TFM Sunrise Update 4-22-2022


Corn futures were weaker again overnight in light volume.  July corn is down 4 cents to 7.91-1/4.   For the week, the contract is up 7 cents with a new contract high in the books at 8.14.  Dec is down 7-1/4 cents to 7.31-1/2 this morning as contracts ease toward 10-day moving average support established beneath the recent daily lows.  For the week, Dec is down 4 cents with Tuesday’s new high etched at 7.55.  U.S. stocks are lower. The U.S. Dollar is higher, and crude, gold, silver, copper, coffee, sugar and cotton are lower.  Meanwhile the Russia’s aggression against Ukraine continues, and the market is trying to adjust to the U.S. Fed’s expected raise of interest rates 50 basis points to fight inflation.  China is also talking of fighting inflation.  Look for choppy to weaker corn trade as participants eye upcoming Mid-west planting progress.  The current U.S. eastern Midwest’s wet and cool weather could delay early corn planting.  On Thursday, Managed funds were net sellers of 13,000 corn keeping them at an estimated 374,000 bought contracts.


The soybean complex was lower overnight including double digit declines in beans.  July futures fell 15 cents to 17.04-1/2.  Nov beans were lost a dime to 15.21-1/4.  Meal is down 4.0 in the July contract to 459.90 and bean oil is off 79.38.  For the week, July bean are up 40 cents and Nov is up 20 cents.  After the April USDA report, July soybean futures traded up from 16.25 to 16.76 and July soymeal is trading between the 50-day Moving Average at 455 and the 20-day at 463.  July soy oil traded from 71.16 to 74.34.  July soybean futures could be supported by even lower South America supplies and higher global sun oil and rape oil prices.  On Thursday, Managed funds were net sellers of 11,000 soybeans, 2,000 soymeal and bought 2,000 soyoil.  They are now, as of last night, long an estimated 179,000 soybeans, 101,000 soymeal and 95,000 soy oil.

Like what you’re reading?

Sign up for our other free daily TFM Market Updates and stay in the know!


Wheat futures are in the red this morning led by Chicago contracts.  July is down 12 cents to 10.64-1/2.  The Chicago contract has lost 42 cents this week.  KC wheat is off a nickel to 11.38-1/2 and is down 20 cents for the week.  July MPLS is down 2 to 11.52-1/2, but is up a nickel for the week.  Uncertainty over the situation in Ukraine and U.S. 2022 southern Plains weather is limiting new volume due to the potential increase in price volatility.  The key now is global demand and world 2022 weather.  An outlook for this year’s U.S. winter wheat crop yield is up slightly from previous forecast of 49.2 bu/acre, according to data issued by Planalytics on Thursday in its third forecast of the season so far.  On Thursday, Managed funds were net sellers of 10,000 Chicago wheat flipping their position from long to short an estimated 4,000 contracts.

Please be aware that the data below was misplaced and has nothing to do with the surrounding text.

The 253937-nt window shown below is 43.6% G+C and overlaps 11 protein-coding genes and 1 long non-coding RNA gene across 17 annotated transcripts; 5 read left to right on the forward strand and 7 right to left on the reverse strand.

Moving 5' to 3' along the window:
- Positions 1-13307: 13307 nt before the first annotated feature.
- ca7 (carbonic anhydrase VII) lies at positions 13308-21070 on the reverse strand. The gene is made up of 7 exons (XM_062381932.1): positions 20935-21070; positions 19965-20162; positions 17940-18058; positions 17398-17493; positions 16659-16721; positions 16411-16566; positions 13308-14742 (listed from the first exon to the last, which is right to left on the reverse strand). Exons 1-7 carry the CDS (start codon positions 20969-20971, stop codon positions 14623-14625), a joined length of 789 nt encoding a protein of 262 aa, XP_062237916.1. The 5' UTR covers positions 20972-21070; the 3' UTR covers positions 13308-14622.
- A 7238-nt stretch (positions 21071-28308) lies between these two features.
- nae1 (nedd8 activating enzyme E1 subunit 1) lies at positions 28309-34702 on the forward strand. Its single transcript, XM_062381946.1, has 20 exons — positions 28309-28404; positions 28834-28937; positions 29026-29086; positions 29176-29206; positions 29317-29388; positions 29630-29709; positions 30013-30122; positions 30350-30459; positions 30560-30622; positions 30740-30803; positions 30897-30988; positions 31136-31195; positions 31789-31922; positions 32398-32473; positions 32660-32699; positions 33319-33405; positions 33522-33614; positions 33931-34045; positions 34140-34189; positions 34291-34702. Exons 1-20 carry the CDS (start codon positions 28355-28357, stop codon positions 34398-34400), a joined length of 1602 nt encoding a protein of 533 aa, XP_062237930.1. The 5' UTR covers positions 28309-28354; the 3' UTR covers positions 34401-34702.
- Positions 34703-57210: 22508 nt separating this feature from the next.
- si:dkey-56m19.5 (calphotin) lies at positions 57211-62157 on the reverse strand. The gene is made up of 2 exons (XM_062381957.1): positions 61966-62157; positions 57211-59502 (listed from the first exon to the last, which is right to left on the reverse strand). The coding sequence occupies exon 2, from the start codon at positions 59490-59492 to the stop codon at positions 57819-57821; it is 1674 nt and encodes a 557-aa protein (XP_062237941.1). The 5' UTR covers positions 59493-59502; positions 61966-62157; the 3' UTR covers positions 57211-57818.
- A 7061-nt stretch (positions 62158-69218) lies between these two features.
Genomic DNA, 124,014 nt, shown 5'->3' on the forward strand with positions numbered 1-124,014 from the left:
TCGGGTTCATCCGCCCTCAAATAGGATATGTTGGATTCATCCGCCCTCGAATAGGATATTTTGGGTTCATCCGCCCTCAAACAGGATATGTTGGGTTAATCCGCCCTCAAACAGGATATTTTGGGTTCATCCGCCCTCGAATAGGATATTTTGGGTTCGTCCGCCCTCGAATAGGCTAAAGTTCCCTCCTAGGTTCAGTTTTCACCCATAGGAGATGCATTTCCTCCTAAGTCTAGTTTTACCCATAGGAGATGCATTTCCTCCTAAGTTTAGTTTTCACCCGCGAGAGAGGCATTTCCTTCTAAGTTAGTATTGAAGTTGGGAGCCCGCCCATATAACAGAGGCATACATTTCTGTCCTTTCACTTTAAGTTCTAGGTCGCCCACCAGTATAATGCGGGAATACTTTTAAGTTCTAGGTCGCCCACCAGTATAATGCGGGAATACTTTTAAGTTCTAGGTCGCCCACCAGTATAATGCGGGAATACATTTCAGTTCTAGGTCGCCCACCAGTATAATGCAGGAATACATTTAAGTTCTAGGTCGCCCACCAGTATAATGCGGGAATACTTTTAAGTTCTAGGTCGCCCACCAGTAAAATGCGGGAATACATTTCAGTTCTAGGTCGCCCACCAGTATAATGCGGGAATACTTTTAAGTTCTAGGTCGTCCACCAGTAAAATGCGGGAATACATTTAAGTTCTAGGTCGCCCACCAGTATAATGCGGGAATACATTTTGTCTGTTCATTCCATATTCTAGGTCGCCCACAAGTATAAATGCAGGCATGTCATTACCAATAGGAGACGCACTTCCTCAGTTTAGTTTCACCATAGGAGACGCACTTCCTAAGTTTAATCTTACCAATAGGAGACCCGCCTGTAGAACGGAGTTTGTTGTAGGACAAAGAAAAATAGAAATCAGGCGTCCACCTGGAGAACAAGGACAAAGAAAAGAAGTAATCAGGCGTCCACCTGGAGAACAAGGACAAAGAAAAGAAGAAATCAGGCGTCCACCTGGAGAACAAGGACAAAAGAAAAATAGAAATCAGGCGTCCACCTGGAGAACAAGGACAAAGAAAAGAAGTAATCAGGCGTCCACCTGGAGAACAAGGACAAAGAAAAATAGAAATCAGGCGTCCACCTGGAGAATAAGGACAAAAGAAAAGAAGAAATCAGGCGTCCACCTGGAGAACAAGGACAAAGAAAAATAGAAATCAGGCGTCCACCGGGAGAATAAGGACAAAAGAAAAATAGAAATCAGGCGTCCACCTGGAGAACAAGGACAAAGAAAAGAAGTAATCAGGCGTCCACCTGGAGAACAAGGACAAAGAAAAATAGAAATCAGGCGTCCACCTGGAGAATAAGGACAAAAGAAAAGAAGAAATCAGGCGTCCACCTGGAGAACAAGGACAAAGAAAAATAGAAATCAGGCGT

The cattle market is called mixed to higher as cash market strength and technical buying support the markets this week.  Technically, charts are improved, and buyers should stay active going into the Cattle on Feed report after the market closes today.  The trade is expecting to see feeder placement decline year-over-year, which could support Feeder prices.  Overall expectations for the report are: Total cattle on Feed at 100.4%, Placements at 92.2%, and Marketing at 98.2% of last year.  The most actively traded June contract is challenging the psychological $140.00 level while climbing through layers of resistance.  Cash trade looks wrapped up for the week with Southern live deals marked at $139 to $141, mostly $140, $1 higher than last week’s weighted averages. In the North at $228 to $236, mostly $230, $4 higher than last week’s weighted averages.  Some regional packers saw strong bids to 146 in Nebraska, but the higher trend is well established.  Beef cutouts were mixed on the close (Choice 270.17 +1.35; Select 256.53 -.85), with improved box movement of 104 loads.  The feeder market saw buying strength supported by the live cattle strength, and lower trade in the grain markets.  Apr feeders are still tied to the index, slipped .76 to 153.90 but is running at a discount to front-month futures and could be a limiting factor.


The hog market is called steady to lower.  Bear spreading is still the focus as the premium of futures to the cash market weighs on front month contracts.  June hogs are weak technically and look to be ready to challenge support at the 115.000-117.000 level.   This price area will be a key level to help maintain the current uptrend in the market.   The Lean Hog Index was .95 higher to 100.93.  The deferred futures premium over the index is concerning and a limiting factor, as May is holding a 9.920 premium to the index.  Pork carcasses were higher at the close gaining 1.71 to 110.20 with a load count light at 183 loads.  USDA released weekly export sales on Thursday morning, and new net sales totaled 12,900 MT, a marketing year low.  Mexico, South Korea, and the Philippines were the top buyers of U.S. pork last week.  The hog market might be trying to find some equilibrium and balance in price values as the market is tightening the premium to the cash market.  The cash market may be trying to find some footing at the end of the week, and that could help slow the selling pressure.


Matthew Strelow

Sign up to get daily TFM Market Updates straight to your email!

back to TFM Market Updates